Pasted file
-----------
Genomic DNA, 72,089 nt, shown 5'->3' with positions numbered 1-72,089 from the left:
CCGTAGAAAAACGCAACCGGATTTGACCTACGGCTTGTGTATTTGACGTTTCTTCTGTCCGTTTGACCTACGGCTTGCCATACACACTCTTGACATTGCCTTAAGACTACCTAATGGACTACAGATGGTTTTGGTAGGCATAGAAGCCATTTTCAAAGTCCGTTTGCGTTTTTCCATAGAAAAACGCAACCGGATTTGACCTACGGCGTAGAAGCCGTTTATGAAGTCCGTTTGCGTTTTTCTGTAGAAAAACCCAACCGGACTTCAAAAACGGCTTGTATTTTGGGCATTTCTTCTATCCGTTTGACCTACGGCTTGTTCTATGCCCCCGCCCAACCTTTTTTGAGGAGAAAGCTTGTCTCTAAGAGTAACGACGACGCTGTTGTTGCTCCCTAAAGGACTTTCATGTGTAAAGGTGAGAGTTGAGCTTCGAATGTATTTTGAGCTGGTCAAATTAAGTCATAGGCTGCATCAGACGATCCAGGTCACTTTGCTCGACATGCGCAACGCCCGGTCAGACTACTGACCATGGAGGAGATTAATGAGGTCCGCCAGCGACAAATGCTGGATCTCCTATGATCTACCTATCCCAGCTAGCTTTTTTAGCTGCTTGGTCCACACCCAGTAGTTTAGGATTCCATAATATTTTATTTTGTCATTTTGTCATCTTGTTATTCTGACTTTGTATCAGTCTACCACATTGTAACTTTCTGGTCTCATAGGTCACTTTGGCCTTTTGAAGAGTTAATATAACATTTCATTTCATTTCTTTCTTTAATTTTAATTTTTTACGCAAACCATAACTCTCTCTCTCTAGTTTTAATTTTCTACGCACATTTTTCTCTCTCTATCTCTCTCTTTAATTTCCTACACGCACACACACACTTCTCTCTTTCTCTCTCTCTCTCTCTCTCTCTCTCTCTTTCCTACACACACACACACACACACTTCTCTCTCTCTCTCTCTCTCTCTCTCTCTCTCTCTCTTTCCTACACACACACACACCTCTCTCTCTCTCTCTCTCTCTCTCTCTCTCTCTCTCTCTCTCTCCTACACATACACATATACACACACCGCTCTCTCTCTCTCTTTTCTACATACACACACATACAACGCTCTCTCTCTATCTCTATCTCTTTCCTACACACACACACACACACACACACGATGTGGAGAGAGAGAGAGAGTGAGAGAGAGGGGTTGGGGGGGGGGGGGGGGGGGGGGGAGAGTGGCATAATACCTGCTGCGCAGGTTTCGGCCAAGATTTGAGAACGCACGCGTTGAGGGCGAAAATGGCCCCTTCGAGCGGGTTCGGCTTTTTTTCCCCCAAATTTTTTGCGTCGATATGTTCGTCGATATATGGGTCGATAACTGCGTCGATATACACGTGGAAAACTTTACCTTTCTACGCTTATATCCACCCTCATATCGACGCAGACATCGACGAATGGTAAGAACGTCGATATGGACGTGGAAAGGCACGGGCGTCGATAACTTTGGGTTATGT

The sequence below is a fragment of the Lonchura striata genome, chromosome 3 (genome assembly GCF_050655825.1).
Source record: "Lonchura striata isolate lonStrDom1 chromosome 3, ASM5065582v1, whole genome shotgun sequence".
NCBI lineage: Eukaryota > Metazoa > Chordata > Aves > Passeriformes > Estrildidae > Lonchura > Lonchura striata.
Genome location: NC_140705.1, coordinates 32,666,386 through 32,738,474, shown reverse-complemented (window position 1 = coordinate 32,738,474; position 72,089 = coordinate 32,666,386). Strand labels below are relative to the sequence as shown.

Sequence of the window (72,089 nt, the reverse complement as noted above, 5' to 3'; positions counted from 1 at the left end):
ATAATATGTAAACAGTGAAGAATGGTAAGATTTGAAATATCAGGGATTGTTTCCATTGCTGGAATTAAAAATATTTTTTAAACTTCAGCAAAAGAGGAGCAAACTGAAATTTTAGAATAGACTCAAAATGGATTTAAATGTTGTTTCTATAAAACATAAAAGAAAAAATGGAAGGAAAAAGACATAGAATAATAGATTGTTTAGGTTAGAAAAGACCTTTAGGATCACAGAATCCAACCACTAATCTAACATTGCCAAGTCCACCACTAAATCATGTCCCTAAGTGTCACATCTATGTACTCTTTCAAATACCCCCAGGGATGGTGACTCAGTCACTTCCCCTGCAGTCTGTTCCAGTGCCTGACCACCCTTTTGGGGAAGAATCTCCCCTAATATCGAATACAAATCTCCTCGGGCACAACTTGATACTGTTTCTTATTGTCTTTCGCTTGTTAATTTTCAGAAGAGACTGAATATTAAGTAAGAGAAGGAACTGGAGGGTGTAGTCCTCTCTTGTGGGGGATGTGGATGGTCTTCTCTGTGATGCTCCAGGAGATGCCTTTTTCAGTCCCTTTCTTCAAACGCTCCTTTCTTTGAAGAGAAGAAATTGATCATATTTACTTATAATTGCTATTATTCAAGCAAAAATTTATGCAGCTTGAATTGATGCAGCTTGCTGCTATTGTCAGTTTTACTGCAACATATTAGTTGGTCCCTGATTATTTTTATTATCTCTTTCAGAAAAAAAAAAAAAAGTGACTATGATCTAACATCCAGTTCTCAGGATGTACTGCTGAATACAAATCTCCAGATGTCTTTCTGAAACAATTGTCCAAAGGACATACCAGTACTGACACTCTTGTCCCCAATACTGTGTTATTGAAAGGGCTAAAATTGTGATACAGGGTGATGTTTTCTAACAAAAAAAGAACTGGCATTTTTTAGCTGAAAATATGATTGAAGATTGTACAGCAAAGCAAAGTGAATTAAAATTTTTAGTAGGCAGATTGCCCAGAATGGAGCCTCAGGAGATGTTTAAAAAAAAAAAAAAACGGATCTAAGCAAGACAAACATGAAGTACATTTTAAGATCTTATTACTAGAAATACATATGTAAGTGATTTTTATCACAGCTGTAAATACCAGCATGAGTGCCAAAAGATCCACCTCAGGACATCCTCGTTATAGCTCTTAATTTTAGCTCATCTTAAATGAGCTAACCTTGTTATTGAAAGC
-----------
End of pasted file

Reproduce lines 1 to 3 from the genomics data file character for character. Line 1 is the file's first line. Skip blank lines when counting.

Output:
Genomic DNA, 72,089 nt, shown 5'->3' with positions numbered 1-72,089 from the left:
CCGTAGAAAAACGCAACCGGATTTGACCTACGGCTTGTGTATTTGACGTTTCTTCTGTCCGTTTGACCTACGGCTTGCCATACACACTCTTGACATTGCCTTAAGACTACCTAATGGACTACAGATGGTTTTGGTAGGCATAGAAGCCATTTTCAAAGTCCGTTTGCGTTTTTCCATAGAAAAACGCAACCGGATTTGACCTACGGCGTAGAAGCCGTTTATGAAGTCCGTTTGCGTTTTTCTGTAGAAAAACCCAACCGGACTTCAAAAACGGCTTGTATTTTGGGCATTTCTTCTATCCGTTTGACCTACGGCTTGTTCTATGCCCCCGCCCAACCTTTTTTGAGGAGAAAGCTTGTCTCTAAGAGTAACGACGACGCTGTTGTTGCTCCCTAAAGGACTTTCATGTGTAAAGGTGAGAGTTGAGCTTCGAATGTATTTTGAGCTGGTCAAATTAAGTCATAGGCTGCATCAGACGATCCAGGTCACTTTGCTCGACATGCGCAACGCCCGGTCAGACTACTGACCATGGAGGAGATTAATGAGGTCCGCCAGCGACAAATGCTGGATCTCCTATGATCTACCTATCCCAGCTAGCTTTTTTAGCTGCTTGGTCCACACCCAGTAGTTTAGGATTCCATAATATTTTATTTTGTCATTTTGTCATCTTGTTATTCTGACTTTGTATCAGTCTACCACATTGTAACTTTCTGGTCTCATAGGTCACTTTGGCCTTTTGAAGAGTTAATATAACATTTCATTTCATTTCTTTCTTTAATTTTAATTTTTTACGCAAACCATAACTCTCTCTCTCTAGTTTTAATTTTCTACGCACATTTTTCTCTCTCTATCTCTCTCTTTAATTTCCTACACGCACACACACACTTCTCTCTTTCTCTCTCTCTCTCTCTCTCTCTCTCTCTTTCCTACACACACACACACACACACTTCTCTCTCTCTCTCTCTCTCTCTCTCTCTCTCTCTCTTTCCTACACACACACACACCTCTCTCTCTCTCTCTCTCTCTCTCTCTCTCTCTCTCTCTCTCTCCTACACATACACATATACACACACCGCTCTCTCTCTCTCTTTTCTACATACACACACATACAACGCTCTCTCTCTATCTCTATCTCTTTCCTACACACACACACACACACACACACGATGTGGAGAGAGAGAGAGAGTGAGAGAGAGGGGTTGGGGGGGGGGGGGGGGGGGGGGGAGAGTGGCATAATACCTGCTGCGCAGGTTTCGGCCAAGATTTGAGAACGCACGCGTTGAGGGCGAAAATGGCCCCTTCGAGCGGGTTCGGCTTTTTTTCCCCCAAATTTTTTGCGTCGATATGTTCGTCGATATATGGGTCGATAACTGCGTCGATATACACGTGGAAAACTTTACCTTTCTACGCTTATATCCACCCTCATATCGACGCAGACATCGACGAATGGTAAGAACGTCGATATGGACGTGGAAAGGCACGGGCGTCGATAACTTTGGGTTATGT

The sequence below is a fragment of the Lonchura striata genome, chromosome 3 (genome assembly GCF_050655825.1).